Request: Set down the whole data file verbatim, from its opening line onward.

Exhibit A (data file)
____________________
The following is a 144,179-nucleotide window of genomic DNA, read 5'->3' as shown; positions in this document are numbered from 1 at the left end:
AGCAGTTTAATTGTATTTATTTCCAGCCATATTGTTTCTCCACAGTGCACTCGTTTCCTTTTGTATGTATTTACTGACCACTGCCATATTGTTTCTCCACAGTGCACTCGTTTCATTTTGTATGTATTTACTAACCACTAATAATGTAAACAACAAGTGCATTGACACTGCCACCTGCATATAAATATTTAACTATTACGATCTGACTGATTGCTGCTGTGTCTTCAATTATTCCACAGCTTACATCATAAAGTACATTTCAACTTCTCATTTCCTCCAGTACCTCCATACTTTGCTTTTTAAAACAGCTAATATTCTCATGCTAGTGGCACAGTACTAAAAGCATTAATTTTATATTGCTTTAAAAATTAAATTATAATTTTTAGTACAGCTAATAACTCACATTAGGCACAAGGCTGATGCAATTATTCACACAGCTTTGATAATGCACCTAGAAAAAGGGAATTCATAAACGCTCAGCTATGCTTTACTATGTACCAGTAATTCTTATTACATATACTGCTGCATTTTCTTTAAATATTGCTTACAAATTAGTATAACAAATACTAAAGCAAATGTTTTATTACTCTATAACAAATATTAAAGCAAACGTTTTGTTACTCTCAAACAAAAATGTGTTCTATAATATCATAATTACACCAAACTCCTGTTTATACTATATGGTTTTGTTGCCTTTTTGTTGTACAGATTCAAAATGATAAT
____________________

The following is a 144,179-nucleotide window of genomic DNA, read 5'->3' as shown; positions in this document are numbered from 1 at the left end:
AGCAGTTTAATTGTATTTATTTCCAGCCATATTGTTTCTCCACAGTGCACTCGTTTCCTTTTGTATGTATTTACTGACCACTGCCATATTGTTTCTCCACAGTGCACTCGTTTCATTTTGTATGTATTTACTAACCACTAATAATGTAAACAACAAGTGCATTGACACTGCCACCTGCATATAAATATTTAACTATTACGATCTGACTGATTGCTGCTGTGTCTTCAATTATTCCACAGCTTACATCATAAAGTACATTTCAACTTCTCATTTCCTCCAGTACCTCCATACTTTGCTTTTTAAAACAGCTAATATTCTCATGCTAGTGGCACAGTACTAAAAGCATTAATTTTATATTGCTTTAAAAATTAAATTATAATTTTTAGTACAGCTAATAACTCACATTAGGCACAAGGCTGATGCAATTATTCACACAGCTTTGATAATGCACCTAGAAAAAGGGAATTCATAAACGCTCAGCTATGCTTTACTATGTACCAGTAATTCTTATTACATATACTGCTGCATTTTCTTTAAATATTGCTTACAAATTAGTATAACAAATACTAAAGCAAATGTTTTATTACTCTATAACAAATATTAAAGCAAACGTTTTGTTACTCTCAAACAAAAATGTGTTCTATAATATCATAATTACACCAAACTCCTGTTTATACTATATGGTTTTGTTGCCTTTTTGTTGTACAGATTCAAAATGATAAT